We believe that salvation (i.e., saved from God’s wrath (1 Thessalonians 1:10) is the gift of God offered to all humanity by grace and received through personal faith in the Lord Jesus Christ. This faith produces sanctification (see below).
All who acknowledge Jesus Christ as Savior and Lord are united with Him as members of His body, the temple of the Holy Spirit, a spiritual community of all believers ―the one true Church.
Scripture demands believers to gather for worship, prayer, fellowship and the teaching of the Word; to observe Baptism and Communion as established by Jesus Christ; to offer service to the body through development and use of talents and gifts and outreach to the world.
The local expression of the Church is wherever God’s people meet regularly in obedience to this command. Cared for and led by Elders and leaders, church members are to work together in love and unity for the ultimate purpose of glorifying Christ. (Ephesians 1:22-23; 5:25-27; 1 Corinthians 12:12-14)
Death seals the eternal destiny of each person. All humanity will experience a bodily resurrection and a judgment that will determine the fate of each individual. God will honor the heart of those who have rejected Him in this life with an eternal, conscious separation. God will honor the heart of those who have embraced His Son in this life with his eternal presence. (Mark 9:43-48; Revelation 20:15; 22:3-5, 11)
In an unannounced moment in time, Christ will come again (the Parousia … Presence). We believe in the “blessed hope,” the personal, imminent, coming of the Lord Jesus Christ for His redeemed ones (1 Thessalonians 4:13-18) initiating final judgment (Revelation 19) and the establishment of a new heaven and a new earth. (Revelation 21:1).
We therefore live in hope because one day Jesus will return, love and justice will prevail, and God will set the world right. (Matt. 24:30-31; Luke 12:40; Romans 8:37-39; Revelation 21:1-5).
Sanctification (footnote to Salvation)
Positional sanctification – justification. The Apostle John tells us that “…to all who did receive him, to those who believed in his name, he gave the right to become children of God…” (John 1:1:12). Salvation has been made available to those who have chosen to “believe in his name.” At salvation, believers are justified, declared righteous in conformity to the image of Jesus Christ. “For whom He foreknew, He also predestined to become conformed to the image of His Son, that He might be the first-born among many brethren” (Rom. 8: 29). This is entirely a work of God.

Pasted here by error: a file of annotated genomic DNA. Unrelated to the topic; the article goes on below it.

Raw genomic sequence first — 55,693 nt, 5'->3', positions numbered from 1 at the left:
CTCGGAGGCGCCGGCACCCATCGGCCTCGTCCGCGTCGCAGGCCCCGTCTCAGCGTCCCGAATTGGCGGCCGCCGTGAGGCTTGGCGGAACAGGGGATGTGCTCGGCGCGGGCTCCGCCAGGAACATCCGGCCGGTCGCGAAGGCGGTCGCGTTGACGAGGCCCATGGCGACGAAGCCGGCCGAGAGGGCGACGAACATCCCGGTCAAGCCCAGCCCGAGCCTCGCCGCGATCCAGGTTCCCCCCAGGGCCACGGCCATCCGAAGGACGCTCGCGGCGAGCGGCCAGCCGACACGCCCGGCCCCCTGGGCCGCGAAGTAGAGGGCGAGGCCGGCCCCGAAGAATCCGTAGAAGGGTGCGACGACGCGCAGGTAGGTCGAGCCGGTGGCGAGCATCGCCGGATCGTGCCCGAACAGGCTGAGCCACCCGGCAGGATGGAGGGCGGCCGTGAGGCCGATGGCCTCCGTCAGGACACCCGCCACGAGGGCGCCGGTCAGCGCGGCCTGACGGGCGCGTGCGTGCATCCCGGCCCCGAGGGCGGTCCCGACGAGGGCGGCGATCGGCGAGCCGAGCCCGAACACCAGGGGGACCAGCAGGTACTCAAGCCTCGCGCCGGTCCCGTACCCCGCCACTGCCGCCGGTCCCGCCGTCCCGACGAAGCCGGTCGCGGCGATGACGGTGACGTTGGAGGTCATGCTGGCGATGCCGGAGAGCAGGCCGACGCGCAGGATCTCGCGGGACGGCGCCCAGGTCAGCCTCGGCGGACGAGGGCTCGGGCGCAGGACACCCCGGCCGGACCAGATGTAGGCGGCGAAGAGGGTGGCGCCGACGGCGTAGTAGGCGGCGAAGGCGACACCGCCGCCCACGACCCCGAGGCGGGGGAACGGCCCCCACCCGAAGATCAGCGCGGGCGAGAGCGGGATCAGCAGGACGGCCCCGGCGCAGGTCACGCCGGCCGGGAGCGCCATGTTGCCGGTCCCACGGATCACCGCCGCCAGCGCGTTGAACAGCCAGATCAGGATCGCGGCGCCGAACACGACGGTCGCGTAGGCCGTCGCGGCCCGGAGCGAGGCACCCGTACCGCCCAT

Experiential sanctification – spiritual maturity. The goal is Christlikeness, the result of the ministry of the Holy Spirit in producing godliness (the character of Christ) in the life of the believer. In essence, progressive sanctification is becoming in experience what we already are positionally in Christ. The Holy Spirit operates in believers to free them experientially from the power of sin and death. “And do not be conformed to this world, but be transformed by the renewing of your mind, that you may prove what the will of God is, that which is good and acceptable and perfect” (Rom. 12:2).
The progress of sanctification, or spiritual maturity, is marked by conflict, spiritual warfare, because our new life in Christ is on a collision course with the world, is opposed by Satan, and fought by the sinful nature within us. It is the presence of the Holy Spirit that produces the tension or conflict in our life. This conflict in the life of a believer, rather than being proof of sanctification’s absence, is evidence of its work.
Progressive sanctification is accomplished by the Holy Spirit as the believer is filled with the Holy Spirit through the life-long practice of confession and repentance. It is an act of God that involves cooperative participation on the part of the believer. “Grace is opposed to merit, but not to effort” (Willard). See 1 Peter 1:13-16, Philippians 2:12-13, Colossians 3 and other texts that call for participation on the part of the believer.
Ultimate sanctification – glorification. The final stage in the salvation process is the ultimate sanctification of the believer—the future glorification of the believer. It is realized at resurrection when the believer will be transformed into the likeness of Christ and presented to the Lord as holy. The indwelling of the Holy Spirit in the life of a believer is both the promise of and the agency for this future glorification, which includes 1) the redemption of the body, 2) an inheritance undefiled and eternal, and 3) deliverance from the future wrath of God.
“In Him, you also, after listening to the message of truth, the gospel of your salvation—having also believed, you were sealed in Him with the Holy Spirit of promise, who is given as a pledge of our inheritance, with a view to the redemption of God’s own possession, to the praise of His glory” (Eph. 1:13-14; cf. 1 Cor. 1:22).
Justification delivers from the penalty of sin
Sanctification delivers from the power of sin
Glorification delivers from the presence of sin